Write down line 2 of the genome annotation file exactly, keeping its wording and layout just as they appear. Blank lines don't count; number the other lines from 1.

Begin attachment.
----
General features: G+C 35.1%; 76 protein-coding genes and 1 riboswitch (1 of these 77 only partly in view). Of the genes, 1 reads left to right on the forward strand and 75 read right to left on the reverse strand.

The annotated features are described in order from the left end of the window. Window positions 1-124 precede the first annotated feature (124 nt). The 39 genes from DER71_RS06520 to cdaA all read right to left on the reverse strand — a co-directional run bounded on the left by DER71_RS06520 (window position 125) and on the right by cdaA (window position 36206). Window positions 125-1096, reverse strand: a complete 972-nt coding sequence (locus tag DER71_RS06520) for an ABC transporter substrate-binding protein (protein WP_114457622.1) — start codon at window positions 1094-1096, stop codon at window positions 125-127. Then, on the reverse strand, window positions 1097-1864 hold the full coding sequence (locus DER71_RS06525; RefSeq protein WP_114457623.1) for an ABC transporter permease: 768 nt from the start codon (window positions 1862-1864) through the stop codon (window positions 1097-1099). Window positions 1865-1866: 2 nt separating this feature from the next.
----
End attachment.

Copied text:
The annotated features are described in order from the left end of the window. Window positions 1-124 precede the first annotated feature (124 nt). The 39 genes from DER71_RS06520 to cdaA all read right to left on the reverse strand — a co-directional run bounded on the left by DER71_RS06520 (window position 125) and on the right by cdaA (window position 36206). Window positions 125-1096, reverse strand: a complete 972-nt coding sequence (locus tag DER71_RS06520) for an ABC transporter substrate-binding protein (protein WP_114457622.1) — start codon at window positions 1094-1096, stop codon at window positions 125-127. Then, on the reverse strand, window positions 1097-1864 hold the full coding sequence (locus DER71_RS06525; RefSeq protein WP_114457623.1) for an ABC transporter permease: 768 nt from the start codon (window positions 1862-1864) through the stop codon (window positions 1097-1099). Window positions 1865-1866: 2 nt separating this feature from the next.